Olathe family working to get Ukrainian orphans to safety
OLATHE, KS (KCTV) -- As the fighting continues in Ukraine, one Olathe family is determined to get a group of Ukrainian orphans out of harm’s way.
One of those orphans was on his way to becoming their adopted son. After one month as his host family, they began the process of adopting him the day before he flew back to Ukraine in January. Russia’s invasion cut that process short.
Now, what started as an effort to adopt one child has grown into a mission to move every child in his orphanage out of Ukraine.
“Our first and foremost priority is for these kids to get to safety,” said Matt Pflumm.
“There’s been a lot of tears for both of us this week. You know? It’s hard,” said his wife, Jessica Pflumm.
It was only a couple months ago that they welcomed Max into their lives over Christmas break as a host family for orphans in Eastern Europe. They used a translation app to speak, but there was no language barrier when it came to playing with their daughters, who are 7 and 11 years old.
“He really took in that big brother role,” said Matt Pflumm.
“We kind of called him a gentle giant. He was just kind of very big for his age and just kind of quiet but also really brave and stoic,” said Jessica Pflumm.
That stoicism persists in their nightly texts with him now on the cell phone they sent to him in Ukraine.
“This is such a God thing, but his phone,” Jessica Pflumm began.
It arrived the morning before Russia invaded. Without it, they would know he is okay despite taking cover underground at night, listening to sirens and explosions. As the fighting persists, in the wee hours, Kansas time, they avoid talking details, and focus instead on happier topics, reminiscing about his visit, asking what he wants to eat when he visits again.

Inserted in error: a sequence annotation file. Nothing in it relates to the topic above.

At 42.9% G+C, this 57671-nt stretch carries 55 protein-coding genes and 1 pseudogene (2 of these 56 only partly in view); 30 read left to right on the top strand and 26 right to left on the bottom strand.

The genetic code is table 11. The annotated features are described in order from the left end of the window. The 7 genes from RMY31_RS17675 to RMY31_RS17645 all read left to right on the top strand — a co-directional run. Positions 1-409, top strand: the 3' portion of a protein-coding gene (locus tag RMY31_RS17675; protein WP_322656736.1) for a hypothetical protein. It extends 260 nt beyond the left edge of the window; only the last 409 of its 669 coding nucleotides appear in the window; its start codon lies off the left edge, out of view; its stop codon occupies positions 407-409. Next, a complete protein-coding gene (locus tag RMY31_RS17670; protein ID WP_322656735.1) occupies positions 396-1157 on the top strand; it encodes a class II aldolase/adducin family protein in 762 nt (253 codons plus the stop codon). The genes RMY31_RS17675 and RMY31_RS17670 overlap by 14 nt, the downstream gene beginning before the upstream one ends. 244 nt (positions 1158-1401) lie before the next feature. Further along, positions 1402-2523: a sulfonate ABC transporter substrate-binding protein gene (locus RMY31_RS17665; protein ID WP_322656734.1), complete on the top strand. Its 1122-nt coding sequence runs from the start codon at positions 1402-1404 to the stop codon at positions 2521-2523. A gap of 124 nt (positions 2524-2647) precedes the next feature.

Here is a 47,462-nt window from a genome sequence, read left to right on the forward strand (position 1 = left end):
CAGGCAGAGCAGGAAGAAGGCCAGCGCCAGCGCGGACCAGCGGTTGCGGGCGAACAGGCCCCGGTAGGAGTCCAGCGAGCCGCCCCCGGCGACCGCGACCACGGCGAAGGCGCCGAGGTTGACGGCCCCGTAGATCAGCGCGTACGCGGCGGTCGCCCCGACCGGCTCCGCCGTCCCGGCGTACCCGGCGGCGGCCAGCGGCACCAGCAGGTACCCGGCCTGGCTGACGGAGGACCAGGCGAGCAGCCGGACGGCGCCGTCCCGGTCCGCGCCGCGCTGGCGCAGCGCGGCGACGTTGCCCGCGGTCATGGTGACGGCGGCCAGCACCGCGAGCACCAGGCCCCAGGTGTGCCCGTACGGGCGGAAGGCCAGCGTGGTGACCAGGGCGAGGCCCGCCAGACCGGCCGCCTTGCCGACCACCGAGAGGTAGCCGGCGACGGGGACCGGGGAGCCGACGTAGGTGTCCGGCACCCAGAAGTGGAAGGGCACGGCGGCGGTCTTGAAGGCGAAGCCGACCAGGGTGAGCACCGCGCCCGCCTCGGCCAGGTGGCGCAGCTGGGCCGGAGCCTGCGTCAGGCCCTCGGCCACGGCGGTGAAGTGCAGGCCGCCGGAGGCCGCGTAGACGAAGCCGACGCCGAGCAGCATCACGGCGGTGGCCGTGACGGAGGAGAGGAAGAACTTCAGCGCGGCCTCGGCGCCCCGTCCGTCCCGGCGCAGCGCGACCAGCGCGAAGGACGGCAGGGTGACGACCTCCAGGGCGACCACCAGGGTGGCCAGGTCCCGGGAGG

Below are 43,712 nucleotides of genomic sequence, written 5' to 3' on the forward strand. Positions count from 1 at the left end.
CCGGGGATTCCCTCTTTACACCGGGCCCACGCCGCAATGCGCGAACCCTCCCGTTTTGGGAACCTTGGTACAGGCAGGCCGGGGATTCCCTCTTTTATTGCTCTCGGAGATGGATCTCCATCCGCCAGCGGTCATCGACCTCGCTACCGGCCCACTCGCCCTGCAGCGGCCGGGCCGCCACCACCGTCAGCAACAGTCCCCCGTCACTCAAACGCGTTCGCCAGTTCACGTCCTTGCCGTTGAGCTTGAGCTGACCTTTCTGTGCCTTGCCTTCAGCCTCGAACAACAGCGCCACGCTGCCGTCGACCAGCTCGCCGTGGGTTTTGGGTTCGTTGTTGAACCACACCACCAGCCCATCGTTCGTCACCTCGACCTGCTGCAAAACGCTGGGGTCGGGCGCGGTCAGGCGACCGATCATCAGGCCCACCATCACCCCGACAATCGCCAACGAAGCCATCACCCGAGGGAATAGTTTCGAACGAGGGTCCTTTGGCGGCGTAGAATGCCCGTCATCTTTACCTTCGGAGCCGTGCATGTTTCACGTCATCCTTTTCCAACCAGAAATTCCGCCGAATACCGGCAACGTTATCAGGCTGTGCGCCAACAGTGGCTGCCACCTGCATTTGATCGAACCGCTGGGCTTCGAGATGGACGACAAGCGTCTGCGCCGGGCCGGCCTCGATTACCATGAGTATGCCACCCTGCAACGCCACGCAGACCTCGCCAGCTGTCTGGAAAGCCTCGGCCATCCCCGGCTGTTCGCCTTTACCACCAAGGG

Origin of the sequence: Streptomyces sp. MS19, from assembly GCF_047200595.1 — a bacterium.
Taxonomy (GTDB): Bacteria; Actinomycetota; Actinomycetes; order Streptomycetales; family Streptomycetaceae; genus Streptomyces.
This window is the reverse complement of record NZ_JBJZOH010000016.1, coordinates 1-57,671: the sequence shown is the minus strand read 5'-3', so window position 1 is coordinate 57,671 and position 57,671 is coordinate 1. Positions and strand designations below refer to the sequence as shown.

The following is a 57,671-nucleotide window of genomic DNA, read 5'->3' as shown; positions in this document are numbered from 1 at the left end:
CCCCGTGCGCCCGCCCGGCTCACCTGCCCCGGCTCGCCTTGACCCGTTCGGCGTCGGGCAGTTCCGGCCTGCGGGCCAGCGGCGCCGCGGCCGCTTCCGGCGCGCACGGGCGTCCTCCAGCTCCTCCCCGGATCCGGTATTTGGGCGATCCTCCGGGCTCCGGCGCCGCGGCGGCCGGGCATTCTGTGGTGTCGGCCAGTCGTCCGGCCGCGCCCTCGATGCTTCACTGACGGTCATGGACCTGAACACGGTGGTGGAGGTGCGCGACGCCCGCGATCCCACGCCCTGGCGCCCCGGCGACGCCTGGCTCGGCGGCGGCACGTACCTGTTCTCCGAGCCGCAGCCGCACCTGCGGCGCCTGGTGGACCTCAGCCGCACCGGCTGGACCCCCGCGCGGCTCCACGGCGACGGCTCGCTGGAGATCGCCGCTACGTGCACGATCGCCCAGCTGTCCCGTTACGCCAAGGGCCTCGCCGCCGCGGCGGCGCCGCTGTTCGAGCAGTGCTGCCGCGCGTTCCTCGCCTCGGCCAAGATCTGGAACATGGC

“Just giving him just like any kind of seeds of hope that we can give him,” said Jessica Pflumm.
Their faith and faith community have helped them as they spend many waking hours making calls to bring him home.
They understand the complex adoption process will be put on hold. Now, their priority is simpler yet more expansive: to get all 43 kids in his orphanage across the Ukraine border, to a place without fighting, as refugees or otherwise.
“These kids are just like our kids in that they want a family. They deserve to be loved, just like any other child. And they’re really remarkable kids,” said Jessica Pflumm.
The Pflumms say they’ve been in touch with state and federal officials who are helping them navigate the red tape. They’ve set up a fundraiser on Christian fundraising site GiveSendGo to pay for what they describe as the resources needed to get the kids out. You can find it here.
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